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Gardener's Notebook: Composting works on many scales

The many innovations and initiatives being done by the City are truly remarkable and forward thinking.

YORKTON - The Yorkton hort society began the new season with a fascinating field trip as part of our first meeting!

Thank you to Lyndon from the City of Yorkton who gave us an informative and very interesting tour of the City’s composting program, as well as several other amazing features at the Yorkton landfill site.

The many innovations and initiatives being done by the City are truly remarkable and forward thinking; those involved in these enterprises should be very proud of the fact that so much is being done with consideration for the environment, bringing positive results for years to come.

What a great way to start off the year, learning so much about composting on a grand scale! Thank you, Lyndon, for taking the time to meet with us, and share your knowledge and enthusiasm!

Seeing the compost project showed us that composting can be done on a large scale for large projects; just as we can do it on a much smaller scale in our home gardens. At our meeting following our field trip, there was a lot of enthusiastic conversation about the various methods of composting. One of our members talked about a kind of composting called “trench composting” which is an easy way to get started. If you think that composting can only be accomplished with a full-blown, official compost bin, this method of composting will come as a happy surprise!

It’s very complicated. You dig a trench, about six or seven inches deep, drop in your produce scraps, and cover them with soil. Sounds difficult, doesn’t it.

But that’s it! So, if you have potato peels, carrot peels, eggshells, apple cores, banana peels, coffee grounds, wilted lettuce leaves…just set them down in the trench and cover. Don’t make them into a very thick layer, spread them at an even thickness. Be sure they are covered with at least five or so inches of soil to really get the composting process started. But remember: no meat products of any kind of dairy items.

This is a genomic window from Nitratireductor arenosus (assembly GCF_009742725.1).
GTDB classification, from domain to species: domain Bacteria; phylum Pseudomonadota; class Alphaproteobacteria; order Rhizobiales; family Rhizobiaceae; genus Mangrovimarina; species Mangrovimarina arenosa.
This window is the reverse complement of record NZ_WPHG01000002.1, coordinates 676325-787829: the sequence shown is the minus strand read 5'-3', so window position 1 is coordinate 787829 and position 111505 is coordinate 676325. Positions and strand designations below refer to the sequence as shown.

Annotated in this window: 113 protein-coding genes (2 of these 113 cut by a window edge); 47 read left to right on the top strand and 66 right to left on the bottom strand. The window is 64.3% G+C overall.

You can start doing this trench composting even now before the soil begins to freeze. A question that came up is: what about when we are tilling our soil in the spring? Will we run into the compost trench?

The answer from several gardeners in-the-know was that if you dig the trench about six or seven inches deep, the composting can continue on undisturbed by the tilling above it. And by then, some of it will be well on its way to compost already.

The key to a successful garden begins with good soil, and there is nothing better for improving our soil than compost. It provides valuable nutrients, loosens and aerates the soil, helps to improve drainage, and improves the quality of our soil. It’s “brown gold”, and our gardens will be better for our efforts!

In addition to sending our thanks to Lyndon, we’d also like to thank Cole at Access for the great coverage of our flower show and the interview with some of our members to talk about the gardening year; and as always, a big thank-you to our friends at Yorkton This Week for their ongoing support of our group and activities. A bouquet of thanks to you all!

The next meeting of the Yorkton and District Horticultural Society will be held on Wednesday, October 19 at the Godfrey Dean, ground floor meeting room. Please note the change of location for this occasion only! The October meeting is a ‘members only’ meeting. Visit us at for details about group activities and have a great week!

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